Is Canada going to recognize a Palestinian state?

Not anytime soon.

The amended version passed by the House urges Canada to “actively pursue” the establishment of a Palestinian state as part of a negotiated two-state solution, which aligns with Canada’s long-standing policy.

A two-state solution refers to Israel existing alongside a Palestinian country in peace, with borders that would be decided in negotiations that build on plans previously hashed out by Israeli and Palestinian officials.

It’s a policy that the Palestinian Authority, which governs the West Bank, has maintained support for. It lost control of the Gaza Strip in 2007 to Hamas, which Canada has long deemed a terrorist group.

The Israeli government has said the Hamas attack on Israel last fall has made it impossible to make progress on a two-state solution.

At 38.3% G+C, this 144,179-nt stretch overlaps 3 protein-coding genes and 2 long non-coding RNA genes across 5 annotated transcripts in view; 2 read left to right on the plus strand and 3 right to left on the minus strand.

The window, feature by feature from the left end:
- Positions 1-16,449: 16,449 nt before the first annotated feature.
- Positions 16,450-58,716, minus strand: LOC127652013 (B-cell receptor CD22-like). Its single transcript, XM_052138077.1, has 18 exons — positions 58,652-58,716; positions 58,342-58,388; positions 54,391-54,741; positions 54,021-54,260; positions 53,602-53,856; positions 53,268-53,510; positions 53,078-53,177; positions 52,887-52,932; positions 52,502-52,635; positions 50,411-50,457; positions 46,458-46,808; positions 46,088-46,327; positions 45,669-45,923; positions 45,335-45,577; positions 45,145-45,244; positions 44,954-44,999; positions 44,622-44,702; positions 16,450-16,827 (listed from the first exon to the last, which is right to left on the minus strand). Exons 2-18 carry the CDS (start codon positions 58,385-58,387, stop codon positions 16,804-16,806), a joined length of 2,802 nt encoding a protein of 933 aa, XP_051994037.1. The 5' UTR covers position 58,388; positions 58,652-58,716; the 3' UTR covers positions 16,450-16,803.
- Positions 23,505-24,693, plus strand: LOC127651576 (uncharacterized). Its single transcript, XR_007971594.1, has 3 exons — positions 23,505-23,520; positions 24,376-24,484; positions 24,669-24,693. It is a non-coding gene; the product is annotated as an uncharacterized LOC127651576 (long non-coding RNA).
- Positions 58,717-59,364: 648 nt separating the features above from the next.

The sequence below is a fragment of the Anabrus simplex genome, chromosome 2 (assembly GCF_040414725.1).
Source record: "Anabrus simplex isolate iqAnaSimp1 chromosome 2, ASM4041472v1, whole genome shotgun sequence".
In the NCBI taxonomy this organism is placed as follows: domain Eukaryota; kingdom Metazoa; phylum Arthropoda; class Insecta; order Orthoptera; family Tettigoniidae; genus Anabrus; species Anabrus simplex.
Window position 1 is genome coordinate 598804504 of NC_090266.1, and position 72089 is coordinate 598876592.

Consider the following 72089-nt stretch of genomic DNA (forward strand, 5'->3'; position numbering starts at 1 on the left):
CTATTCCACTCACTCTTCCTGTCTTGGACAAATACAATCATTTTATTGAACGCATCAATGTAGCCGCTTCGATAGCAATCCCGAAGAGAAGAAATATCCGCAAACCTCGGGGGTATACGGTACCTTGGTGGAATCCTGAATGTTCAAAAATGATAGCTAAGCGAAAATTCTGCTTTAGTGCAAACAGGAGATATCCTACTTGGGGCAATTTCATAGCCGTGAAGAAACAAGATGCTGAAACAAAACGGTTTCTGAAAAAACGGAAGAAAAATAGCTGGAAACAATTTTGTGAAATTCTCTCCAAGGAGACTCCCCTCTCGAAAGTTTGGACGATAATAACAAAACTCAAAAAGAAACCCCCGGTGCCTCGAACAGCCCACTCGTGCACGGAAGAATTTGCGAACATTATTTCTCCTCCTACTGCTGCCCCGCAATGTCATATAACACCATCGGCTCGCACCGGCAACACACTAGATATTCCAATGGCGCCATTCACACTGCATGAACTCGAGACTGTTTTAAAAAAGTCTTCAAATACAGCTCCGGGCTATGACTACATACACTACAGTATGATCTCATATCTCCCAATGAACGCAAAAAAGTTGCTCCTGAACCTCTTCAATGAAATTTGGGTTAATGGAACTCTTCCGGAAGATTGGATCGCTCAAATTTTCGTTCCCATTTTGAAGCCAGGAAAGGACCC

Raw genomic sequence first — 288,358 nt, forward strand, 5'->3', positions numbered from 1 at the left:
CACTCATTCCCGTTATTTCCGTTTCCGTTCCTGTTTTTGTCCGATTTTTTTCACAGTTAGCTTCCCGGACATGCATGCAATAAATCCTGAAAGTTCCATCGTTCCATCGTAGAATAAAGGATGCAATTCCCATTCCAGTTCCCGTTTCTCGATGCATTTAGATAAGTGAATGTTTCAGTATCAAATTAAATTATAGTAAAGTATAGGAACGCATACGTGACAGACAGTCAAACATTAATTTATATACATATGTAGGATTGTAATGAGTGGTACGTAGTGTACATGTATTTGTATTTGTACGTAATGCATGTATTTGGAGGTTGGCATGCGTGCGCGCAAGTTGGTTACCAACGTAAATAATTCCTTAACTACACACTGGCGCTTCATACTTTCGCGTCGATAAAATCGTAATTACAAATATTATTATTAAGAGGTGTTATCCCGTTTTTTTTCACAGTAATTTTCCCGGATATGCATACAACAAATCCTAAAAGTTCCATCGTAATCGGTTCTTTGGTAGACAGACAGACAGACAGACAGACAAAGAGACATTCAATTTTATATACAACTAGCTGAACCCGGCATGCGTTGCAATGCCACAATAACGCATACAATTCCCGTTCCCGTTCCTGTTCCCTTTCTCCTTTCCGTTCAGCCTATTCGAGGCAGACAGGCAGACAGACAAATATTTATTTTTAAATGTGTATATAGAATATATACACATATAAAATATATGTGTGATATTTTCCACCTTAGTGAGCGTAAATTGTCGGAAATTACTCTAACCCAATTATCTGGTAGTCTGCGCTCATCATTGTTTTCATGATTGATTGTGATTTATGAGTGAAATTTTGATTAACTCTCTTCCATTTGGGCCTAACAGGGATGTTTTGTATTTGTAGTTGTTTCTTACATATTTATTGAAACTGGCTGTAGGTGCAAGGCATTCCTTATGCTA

What would recognition actually change?

The change would be largely symbolic, because Palestine would still need to have its status as a full state validated by the United Nations.

Still, the U.K. and the U.S. have said they’re pondering recognizing Palestine as a state in order to preserve momentum toward a two-state solution, given the Israeli government’s pushback on the idea.

Most countries outside of Western Europe, the U.S. and Australia already formally recognize Palestine as a state.

Ottawa officially recognizes a Palestinian diplomatic mission with a fully accredited ambassador, similar to the status Canada grants the European Union delegation in Canada.

Is Canada stopping arms exports to Israel?